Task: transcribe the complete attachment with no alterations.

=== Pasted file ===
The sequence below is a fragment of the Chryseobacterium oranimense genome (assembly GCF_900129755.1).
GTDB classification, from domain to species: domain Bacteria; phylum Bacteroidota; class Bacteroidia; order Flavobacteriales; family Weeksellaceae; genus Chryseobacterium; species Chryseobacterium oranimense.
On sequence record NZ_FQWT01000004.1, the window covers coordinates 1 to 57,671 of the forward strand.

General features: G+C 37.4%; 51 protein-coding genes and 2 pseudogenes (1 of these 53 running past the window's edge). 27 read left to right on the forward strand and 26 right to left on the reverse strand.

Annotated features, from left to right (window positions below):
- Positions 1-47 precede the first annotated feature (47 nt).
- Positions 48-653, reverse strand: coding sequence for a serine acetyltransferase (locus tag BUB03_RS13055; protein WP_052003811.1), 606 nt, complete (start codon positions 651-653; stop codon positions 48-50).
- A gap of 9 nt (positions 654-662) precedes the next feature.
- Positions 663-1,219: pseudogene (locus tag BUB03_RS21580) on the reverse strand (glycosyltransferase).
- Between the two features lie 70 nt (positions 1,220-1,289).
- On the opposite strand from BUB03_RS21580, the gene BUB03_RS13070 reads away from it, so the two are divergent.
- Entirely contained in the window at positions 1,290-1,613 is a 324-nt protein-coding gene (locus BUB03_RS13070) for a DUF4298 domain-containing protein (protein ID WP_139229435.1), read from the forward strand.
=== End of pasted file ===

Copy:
The sequence below is a fragment of the Chryseobacterium oranimense genome (assembly GCF_900129755.1).
GTDB classification, from domain to species: domain Bacteria; phylum Bacteroidota; class Bacteroidia; order Flavobacteriales; family Weeksellaceae; genus Chryseobacterium; species Chryseobacterium oranimense.
On sequence record NZ_FQWT01000004.1, the window covers coordinates 1 to 57,671 of the forward strand.

General features: G+C 37.4%; 51 protein-coding genes and 2 pseudogenes (1 of these 53 running past the window's edge). 27 read left to right on the forward strand and 26 right to left on the reverse strand.

Annotated features, from left to right (window positions below):
- Positions 1-47 precede the first annotated feature (47 nt).
- Positions 48-653, reverse strand: coding sequence for a serine acetyltransferase (locus tag BUB03_RS13055; protein WP_052003811.1), 606 nt, complete (start codon positions 651-653; stop codon positions 48-50).
- A gap of 9 nt (positions 654-662) precedes the next feature.
- Positions 663-1,219: pseudogene (locus tag BUB03_RS21580) on the reverse strand (glycosyltransferase).
- Between the two features lie 70 nt (positions 1,220-1,289).
- On the opposite strand from BUB03_RS21580, the gene BUB03_RS13070 reads away from it, so the two are divergent.
- Entirely contained in the window at positions 1,290-1,613 is a 324-nt protein-coding gene (locus BUB03_RS13070) for a DUF4298 domain-containing protein (protein ID WP_139229435.1), read from the forward strand.